This work will be included in the Catalogue Raisonné of Pyke Koch-paintings in the forthcoming monograph, currently being prepared by Mieke Rijnders (Waanders Uitgevers, Zwolle). The still life is one of the cornerstones of the Western art world. The genre grew from an exercise for new artists to a way for established artists to showcase their talents. As an artist, Pyke Koch would exclusively create figure paintings, but he too would make an exception for a small collection of still lifes.Pyke Koch was a self-taught painter, born in the Netherlands. He chose to study Law but would quit just before his final exam. Instead, he found the painting supplies gifted to him by his sister years earlier and would create his first artworks. While some sources claim his interest in art was born when he met artist Charley Toorop, others say his art career started when he convinced a woman in a café to pose for him by claiming to be an artist. When asked about the situation, Koch’s only answer was “I had just ended an engagement and met another woman, older than me, a mature woman. She was fantastic in a variety of ways. That is when I started painting.”Koch had no official art education: he learned from books, talked with befriended artists, and followed several courses at the Utrechtse Kunsthistorisch Instituut to learn more about painting materials and chemistry. His self-study focused on the Italian Renaissance, and he emulated the realistic look and highly detailed execution of this era in his own work.Alongside the amazing level of detail in his work, he was known for his style: magic realism. This art style was a rebellion against the abstract movement and is characterised by its life-like execution, its mysterious atmosphere and an eerie dissonance between the various real-world elements depicted in the work. The viewer can feel that something is not right, although they cannot always discern what seems to be off about the painting.In this composition, each bump, dimple and spot in the fruit has been lovingly painted in such a realistic manner that it seems easy to reach out and grab a juicy pear from the wooden table. Koch is said to have been inspired by early the Flemish Primitives and Italian Renaissance artists such as Pierro della Francesca and Andrea Mantegna. In this work he combined the attention for detail of these fifteenth century artists with the Chiaroscuro technique. A singular excessive light source in the foreground illuminates the still life, contrasting with the dark, looming background. The obscure Italianate landscape also refers to the Italian Renaissance masters that Koch was so inspired by.As the results of his talents show, Koch had a desire for perfection. Since he destroyed every artwork he deemed flawed, his oeuvre shrunk to around one hundred paintings, about ten of which were still lifes. Many of these still lifes were painted on small canvases and were created just after the war. Plagued by heavy allegations of wartime collaboration, many of these works were used to trade for food, coffee, or tobacco. However, the painting in this auction would have a different fate: it was immediately acquired by Jacob Mees, an insurance broker, banker, and known patron of Koch. The awe-inspiring painting would stay in the family for the remainder of the century and will be on the market for the very first time in our upcoming auction.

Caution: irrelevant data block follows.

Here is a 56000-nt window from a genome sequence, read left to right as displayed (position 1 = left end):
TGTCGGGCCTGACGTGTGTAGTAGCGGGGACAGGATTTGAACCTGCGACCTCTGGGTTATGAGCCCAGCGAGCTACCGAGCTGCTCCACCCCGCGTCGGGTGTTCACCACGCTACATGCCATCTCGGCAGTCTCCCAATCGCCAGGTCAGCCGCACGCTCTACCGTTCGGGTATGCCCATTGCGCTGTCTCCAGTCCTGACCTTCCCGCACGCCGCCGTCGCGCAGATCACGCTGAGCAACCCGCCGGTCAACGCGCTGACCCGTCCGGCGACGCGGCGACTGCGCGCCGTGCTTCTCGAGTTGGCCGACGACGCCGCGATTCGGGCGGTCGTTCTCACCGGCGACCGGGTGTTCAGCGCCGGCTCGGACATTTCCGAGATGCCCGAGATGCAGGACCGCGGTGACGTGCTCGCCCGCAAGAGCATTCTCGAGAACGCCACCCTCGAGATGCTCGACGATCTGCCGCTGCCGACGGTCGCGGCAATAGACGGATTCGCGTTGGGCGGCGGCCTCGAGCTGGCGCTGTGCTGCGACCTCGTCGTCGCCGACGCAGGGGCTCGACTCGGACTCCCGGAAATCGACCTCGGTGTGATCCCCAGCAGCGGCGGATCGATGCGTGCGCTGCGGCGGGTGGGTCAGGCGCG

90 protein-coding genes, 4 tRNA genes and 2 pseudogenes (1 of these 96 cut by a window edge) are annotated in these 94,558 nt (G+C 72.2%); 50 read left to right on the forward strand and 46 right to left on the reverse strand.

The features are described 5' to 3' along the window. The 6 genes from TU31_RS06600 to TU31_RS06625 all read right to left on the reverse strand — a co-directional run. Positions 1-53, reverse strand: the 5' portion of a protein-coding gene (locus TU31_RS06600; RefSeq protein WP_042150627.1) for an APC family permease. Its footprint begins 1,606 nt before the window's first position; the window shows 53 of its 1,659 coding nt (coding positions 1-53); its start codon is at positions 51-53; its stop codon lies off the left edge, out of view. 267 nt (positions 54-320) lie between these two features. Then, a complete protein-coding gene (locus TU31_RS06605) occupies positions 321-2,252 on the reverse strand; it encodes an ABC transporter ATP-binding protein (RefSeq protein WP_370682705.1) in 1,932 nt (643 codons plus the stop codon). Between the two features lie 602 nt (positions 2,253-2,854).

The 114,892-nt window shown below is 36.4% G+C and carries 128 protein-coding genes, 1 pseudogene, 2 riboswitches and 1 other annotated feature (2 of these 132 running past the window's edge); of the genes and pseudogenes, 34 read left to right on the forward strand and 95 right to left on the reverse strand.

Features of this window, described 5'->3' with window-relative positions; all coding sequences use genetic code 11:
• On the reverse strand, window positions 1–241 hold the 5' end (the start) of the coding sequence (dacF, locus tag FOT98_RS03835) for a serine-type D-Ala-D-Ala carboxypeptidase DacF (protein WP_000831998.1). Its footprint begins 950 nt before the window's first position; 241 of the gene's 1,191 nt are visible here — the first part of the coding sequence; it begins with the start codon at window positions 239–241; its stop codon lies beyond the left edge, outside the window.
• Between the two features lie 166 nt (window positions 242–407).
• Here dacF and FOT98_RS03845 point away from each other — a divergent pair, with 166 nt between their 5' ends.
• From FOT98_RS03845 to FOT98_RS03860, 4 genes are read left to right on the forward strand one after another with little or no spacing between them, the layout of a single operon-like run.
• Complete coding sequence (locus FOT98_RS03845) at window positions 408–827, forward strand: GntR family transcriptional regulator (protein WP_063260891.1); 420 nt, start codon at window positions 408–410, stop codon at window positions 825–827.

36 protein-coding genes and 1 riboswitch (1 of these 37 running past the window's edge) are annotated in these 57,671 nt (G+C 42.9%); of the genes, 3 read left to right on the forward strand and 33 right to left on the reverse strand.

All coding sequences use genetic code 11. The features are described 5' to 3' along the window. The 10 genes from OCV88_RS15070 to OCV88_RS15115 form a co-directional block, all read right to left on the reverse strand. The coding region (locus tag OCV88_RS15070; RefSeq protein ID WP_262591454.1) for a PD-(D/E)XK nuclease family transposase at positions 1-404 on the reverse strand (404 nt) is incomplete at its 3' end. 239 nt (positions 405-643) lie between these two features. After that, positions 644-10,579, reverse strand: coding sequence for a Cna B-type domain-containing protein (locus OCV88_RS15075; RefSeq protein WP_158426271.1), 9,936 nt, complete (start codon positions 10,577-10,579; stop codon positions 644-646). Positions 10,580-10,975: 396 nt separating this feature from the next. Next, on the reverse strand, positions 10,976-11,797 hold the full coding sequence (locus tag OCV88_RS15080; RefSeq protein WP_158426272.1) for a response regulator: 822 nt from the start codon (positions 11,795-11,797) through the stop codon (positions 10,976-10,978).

[ translate ]
Sale price
Unlock
Estimate
Unlock
Time, Location
28 May 2024
Netherlands, Hague
Auction House
Unlock